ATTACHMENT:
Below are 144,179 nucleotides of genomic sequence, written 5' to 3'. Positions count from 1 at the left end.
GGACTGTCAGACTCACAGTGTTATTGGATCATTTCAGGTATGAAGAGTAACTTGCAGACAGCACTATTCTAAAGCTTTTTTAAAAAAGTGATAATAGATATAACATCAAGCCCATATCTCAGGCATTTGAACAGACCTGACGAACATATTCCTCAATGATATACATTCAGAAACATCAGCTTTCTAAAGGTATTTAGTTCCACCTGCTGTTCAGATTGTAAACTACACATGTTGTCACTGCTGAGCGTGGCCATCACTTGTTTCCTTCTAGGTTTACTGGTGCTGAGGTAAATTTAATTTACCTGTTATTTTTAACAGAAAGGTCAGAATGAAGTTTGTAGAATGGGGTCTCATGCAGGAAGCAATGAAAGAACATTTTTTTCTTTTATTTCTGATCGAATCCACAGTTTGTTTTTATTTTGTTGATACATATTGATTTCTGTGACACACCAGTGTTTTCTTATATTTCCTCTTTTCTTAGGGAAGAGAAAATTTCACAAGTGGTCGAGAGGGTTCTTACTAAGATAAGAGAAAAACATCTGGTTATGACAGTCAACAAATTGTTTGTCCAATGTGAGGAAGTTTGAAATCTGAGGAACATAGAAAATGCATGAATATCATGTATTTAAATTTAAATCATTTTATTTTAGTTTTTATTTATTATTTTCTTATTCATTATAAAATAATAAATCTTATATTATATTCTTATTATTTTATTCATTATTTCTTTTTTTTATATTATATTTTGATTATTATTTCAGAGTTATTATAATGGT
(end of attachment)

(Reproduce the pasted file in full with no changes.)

Below are 144,179 nucleotides of genomic sequence, written 5' to 3'. Positions count from 1 at the left end.
GGACTGTCAGACTCACAGTGTTATTGGATCATTTCAGGTATGAAGAGTAACTTGCAGACAGCACTATTCTAAAGCTTTTTTAAAAAAGTGATAATAGATATAACATCAAGCCCATATCTCAGGCATTTGAACAGACCTGACGAACATATTCCTCAATGATATACATTCAGAAACATCAGCTTTCTAAAGGTATTTAGTTCCACCTGCTGTTCAGATTGTAAACTACACATGTTGTCACTGCTGAGCGTGGCCATCACTTGTTTCCTTCTAGGTTTACTGGTGCTGAGGTAAATTTAATTTACCTGTTATTTTTAACAGAAAGGTCAGAATGAAGTTTGTAGAATGGGGTCTCATGCAGGAAGCAATGAAAGAACATTTTTTTCTTTTATTTCTGATCGAATCCACAGTTTGTTTTTATTTTGTTGATACATATTGATTTCTGTGACACACCAGTGTTTTCTTATATTTCCTCTTTTCTTAGGGAAGAGAAAATTTCACAAGTGGTCGAGAGGGTTCTTACTAAGATAAGAGAAAAACATCTGGTTATGACAGTCAACAAATTGTTTGTCCAATGTGAGGAAGTTTGAAATCTGAGGAACATAGAAAATGCATGAATATCATGTATTTAAATTTAAATCATTTTATTTTAGTTTTTATTTATTATTTTCTTATTCATTATAAAATAATAAATCTTATATTATATTCTTATTATTTTATTCATTATTTCTTTTTTTTATATTATATTTTGATTATTATTTCAGAGTTATTATAATGGT